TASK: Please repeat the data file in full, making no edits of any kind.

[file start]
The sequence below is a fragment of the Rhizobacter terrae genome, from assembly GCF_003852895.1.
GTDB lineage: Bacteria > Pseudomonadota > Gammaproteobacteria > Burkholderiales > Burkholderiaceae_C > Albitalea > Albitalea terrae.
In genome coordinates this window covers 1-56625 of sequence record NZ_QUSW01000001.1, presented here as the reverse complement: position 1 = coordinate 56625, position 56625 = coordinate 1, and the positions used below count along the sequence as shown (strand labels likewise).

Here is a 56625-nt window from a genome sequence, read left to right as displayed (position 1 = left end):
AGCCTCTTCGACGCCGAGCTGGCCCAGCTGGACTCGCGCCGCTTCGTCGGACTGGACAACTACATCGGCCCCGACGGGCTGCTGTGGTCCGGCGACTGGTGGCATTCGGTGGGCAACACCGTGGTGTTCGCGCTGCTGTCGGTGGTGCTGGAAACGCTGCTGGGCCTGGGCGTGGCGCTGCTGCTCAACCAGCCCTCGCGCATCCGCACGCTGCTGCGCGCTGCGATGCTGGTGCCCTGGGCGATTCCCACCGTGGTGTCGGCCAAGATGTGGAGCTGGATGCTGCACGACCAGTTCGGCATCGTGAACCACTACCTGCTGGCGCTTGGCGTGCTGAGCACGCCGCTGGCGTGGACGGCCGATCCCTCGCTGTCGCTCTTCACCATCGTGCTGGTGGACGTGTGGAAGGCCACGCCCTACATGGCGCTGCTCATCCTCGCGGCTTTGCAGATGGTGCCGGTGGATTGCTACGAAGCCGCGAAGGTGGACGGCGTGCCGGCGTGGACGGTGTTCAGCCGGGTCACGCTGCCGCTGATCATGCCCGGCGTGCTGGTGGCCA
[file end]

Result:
The sequence below is a fragment of the Rhizobacter terrae genome, from assembly GCF_003852895.1.
GTDB lineage: Bacteria > Pseudomonadota > Gammaproteobacteria > Burkholderiales > Burkholderiaceae_C > Albitalea > Albitalea terrae.
In genome coordinates this window covers 1-56625 of sequence record NZ_QUSW01000001.1, presented here as the reverse complement: position 1 = coordinate 56625, position 56625 = coordinate 1, and the positions used below count along the sequence as shown (strand labels likewise).

Here is a 56625-nt window from a genome sequence, read left to right as displayed (position 1 = left end):
AGCCTCTTCGACGCCGAGCTGGCCCAGCTGGACTCGCGCCGCTTCGTCGGACTGGACAACTACATCGGCCCCGACGGGCTGCTGTGGTCCGGCGACTGGTGGCATTCGGTGGGCAACACCGTGGTGTTCGCGCTGCTGTCGGTGGTGCTGGAAACGCTGCTGGGCCTGGGCGTGGCGCTGCTGCTCAACCAGCCCTCGCGCATCCGCACGCTGCTGCGCGCTGCGATGCTGGTGCCCTGGGCGATTCCCACCGTGGTGTCGGCCAAGATGTGGAGCTGGATGCTGCACGACCAGTTCGGCATCGTGAACCACTACCTGCTGGCGCTTGGCGTGCTGAGCACGCCGCTGGCGTGGACGGCCGATCCCTCGCTGTCGCTCTTCACCATCGTGCTGGTGGACGTGTGGAAGGCCACGCCCTACATGGCGCTGCTCATCCTCGCGGCTTTGCAGATGGTGCCGGTGGATTGCTACGAAGCCGCGAAGGTGGACGGCGTGCCGGCGTGGACGGTGTTCAGCCGGGTCACGCTGCCGCTGATCATGCCCGGCGTGCTGGTGGCCA